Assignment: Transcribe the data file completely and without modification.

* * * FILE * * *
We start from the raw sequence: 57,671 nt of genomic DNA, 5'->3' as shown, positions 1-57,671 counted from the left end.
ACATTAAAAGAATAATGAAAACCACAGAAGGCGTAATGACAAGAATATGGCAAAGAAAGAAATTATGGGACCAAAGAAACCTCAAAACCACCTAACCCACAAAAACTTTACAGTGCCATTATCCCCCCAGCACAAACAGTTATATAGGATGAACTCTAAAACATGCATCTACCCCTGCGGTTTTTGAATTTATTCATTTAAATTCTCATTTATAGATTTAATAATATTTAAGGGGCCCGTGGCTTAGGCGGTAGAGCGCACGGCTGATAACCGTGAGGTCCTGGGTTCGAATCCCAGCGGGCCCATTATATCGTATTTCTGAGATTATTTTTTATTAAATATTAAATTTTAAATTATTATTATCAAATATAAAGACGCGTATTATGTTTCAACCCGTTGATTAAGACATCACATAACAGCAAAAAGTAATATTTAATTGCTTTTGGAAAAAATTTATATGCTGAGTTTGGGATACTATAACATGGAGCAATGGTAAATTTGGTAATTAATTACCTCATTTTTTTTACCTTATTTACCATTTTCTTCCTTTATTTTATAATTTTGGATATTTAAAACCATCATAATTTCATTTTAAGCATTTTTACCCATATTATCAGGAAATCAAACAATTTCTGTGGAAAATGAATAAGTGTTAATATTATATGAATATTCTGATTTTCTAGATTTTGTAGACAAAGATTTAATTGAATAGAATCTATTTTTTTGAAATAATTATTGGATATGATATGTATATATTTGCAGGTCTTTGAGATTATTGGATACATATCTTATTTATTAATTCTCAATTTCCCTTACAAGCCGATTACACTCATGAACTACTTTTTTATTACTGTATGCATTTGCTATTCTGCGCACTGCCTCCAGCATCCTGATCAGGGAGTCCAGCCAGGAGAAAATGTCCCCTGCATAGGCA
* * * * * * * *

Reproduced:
We start from the raw sequence: 57,671 nt of genomic DNA, 5'->3' as shown, positions 1-57,671 counted from the left end.
ACATTAAAAGAATAATGAAAACCACAGAAGGCGTAATGACAAGAATATGGCAAAGAAAGAAATTATGGGACCAAAGAAACCTCAAAACCACCTAACCCACAAAAACTTTACAGTGCCATTATCCCCCCAGCACAAACAGTTATATAGGATGAACTCTAAAACATGCATCTACCCCTGCGGTTTTTGAATTTATTCATTTAAATTCTCATTTATAGATTTAATAATATTTAAGGGGCCCGTGGCTTAGGCGGTAGAGCGCACGGCTGATAACCGTGAGGTCCTGGGTTCGAATCCCAGCGGGCCCATTATATCGTATTTCTGAGATTATTTTTTATTAAATATTAAATTTTAAATTATTATTATCAAATATAAAGACGCGTATTATGTTTCAACCCGTTGATTAAGACATCACATAACAGCAAAAAGTAATATTTAATTGCTTTTGGAAAAAATTTATATGCTGAGTTTGGGATACTATAACATGGAGCAATGGTAAATTTGGTAATTAATTACCTCATTTTTTTTACCTTATTTACCATTTTCTTCCTTTATTTTATAATTTTGGATATTTAAAACCATCATAATTTCATTTTAAGCATTTTTACCCATATTATCAGGAAATCAAACAATTTCTGTGGAAAATGAATAAGTGTTAATATTATATGAATATTCTGATTTTCTAGATTTTGTAGACAAAGATTTAATTGAATAGAATCTATTTTTTTGAAATAATTATTGGATATGATATGTATATATTTGCAGGTCTTTGAGATTATTGGATACATATCTTATTTATTAATTCTCAATTTCCCTTACAAGCCGATTACACTCATGAACTACTTTTTTATTACTGTATGCATTTGCTATTCTGCGCACTGCCTCCAGCATCCTGATCAGGGAGTCCAGCCAGGAGAAAATGTCCCCTGCATAGGCA